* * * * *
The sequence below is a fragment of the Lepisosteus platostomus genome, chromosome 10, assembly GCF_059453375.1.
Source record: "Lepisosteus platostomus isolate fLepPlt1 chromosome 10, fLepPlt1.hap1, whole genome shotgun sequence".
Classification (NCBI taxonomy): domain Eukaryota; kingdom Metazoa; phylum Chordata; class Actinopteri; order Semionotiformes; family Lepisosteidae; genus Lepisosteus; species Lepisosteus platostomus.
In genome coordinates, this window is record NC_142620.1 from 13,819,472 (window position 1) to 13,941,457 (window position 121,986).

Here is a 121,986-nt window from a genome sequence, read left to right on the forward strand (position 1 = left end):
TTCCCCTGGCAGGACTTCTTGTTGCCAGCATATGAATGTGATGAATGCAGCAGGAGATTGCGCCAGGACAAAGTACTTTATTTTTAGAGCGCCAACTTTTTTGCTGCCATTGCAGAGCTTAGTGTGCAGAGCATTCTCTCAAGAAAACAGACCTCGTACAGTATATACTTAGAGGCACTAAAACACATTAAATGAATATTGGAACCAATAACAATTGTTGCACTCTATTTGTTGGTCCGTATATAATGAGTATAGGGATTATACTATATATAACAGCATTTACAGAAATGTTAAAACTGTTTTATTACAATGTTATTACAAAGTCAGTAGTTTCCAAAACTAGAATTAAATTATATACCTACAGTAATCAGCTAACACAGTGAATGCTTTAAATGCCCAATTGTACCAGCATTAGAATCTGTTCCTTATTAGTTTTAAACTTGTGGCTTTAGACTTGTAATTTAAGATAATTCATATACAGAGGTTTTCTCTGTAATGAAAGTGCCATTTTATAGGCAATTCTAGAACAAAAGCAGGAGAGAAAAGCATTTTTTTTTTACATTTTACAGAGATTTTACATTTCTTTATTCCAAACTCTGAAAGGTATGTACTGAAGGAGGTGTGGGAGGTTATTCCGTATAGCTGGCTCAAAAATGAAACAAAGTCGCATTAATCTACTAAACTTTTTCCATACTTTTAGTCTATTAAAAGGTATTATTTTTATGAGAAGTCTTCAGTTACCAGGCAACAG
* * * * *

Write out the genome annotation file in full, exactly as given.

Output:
The sequence below is a fragment of the Lepisosteus platostomus genome, chromosome 10, assembly GCF_059453375.1.
Source record: "Lepisosteus platostomus isolate fLepPlt1 chromosome 10, fLepPlt1.hap1, whole genome shotgun sequence".
Classification (NCBI taxonomy): domain Eukaryota; kingdom Metazoa; phylum Chordata; class Actinopteri; order Semionotiformes; family Lepisosteidae; genus Lepisosteus; species Lepisosteus platostomus.
In genome coordinates, this window is record NC_142620.1 from 13,819,472 (window position 1) to 13,941,457 (window position 121,986).

Here is a 121,986-nt window from a genome sequence, read left to right on the forward strand (position 1 = left end):
TTCCCCTGGCAGGACTTCTTGTTGCCAGCATATGAATGTGATGAATGCAGCAGGAGATTGCGCCAGGACAAAGTACTTTATTTTTAGAGCGCCAACTTTTTTGCTGCCATTGCAGAGCTTAGTGTGCAGAGCATTCTCTCAAGAAAACAGACCTCGTACAGTATATACTTAGAGGCACTAAAACACATTAAATGAATATTGGAACCAATAACAATTGTTGCACTCTATTTGTTGGTCCGTATATAATGAGTATAGGGATTATACTATATATAACAGCATTTACAGAAATGTTAAAACTGTTTTATTACAATGTTATTACAAAGTCAGTAGTTTCCAAAACTAGAATTAAATTATATACCTACAGTAATCAGCTAACACAGTGAATGCTTTAAATGCCCAATTGTACCAGCATTAGAATCTGTTCCTTATTAGTTTTAAACTTGTGGCTTTAGACTTGTAATTTAAGATAATTCATATACAGAGGTTTTCTCTGTAATGAAAGTGCCATTTTATAGGCAATTCTAGAACAAAAGCAGGAGAGAAAAGCATTTTTTTTTTACATTTTACAGAGATTTTACATTTCTTTATTCCAAACTCTGAAAGGTATGTACTGAAGGAGGTGTGGGAGGTTATTCCGTATAGCTGGCTCAAAAATGAAACAAAGTCGCATTAATCTACTAAACTTTTTCCATACTTTTAGTCTATTAAAAGGTATTATTTTTATGAGAAGTCTTCAGTTACCAGGCAACAG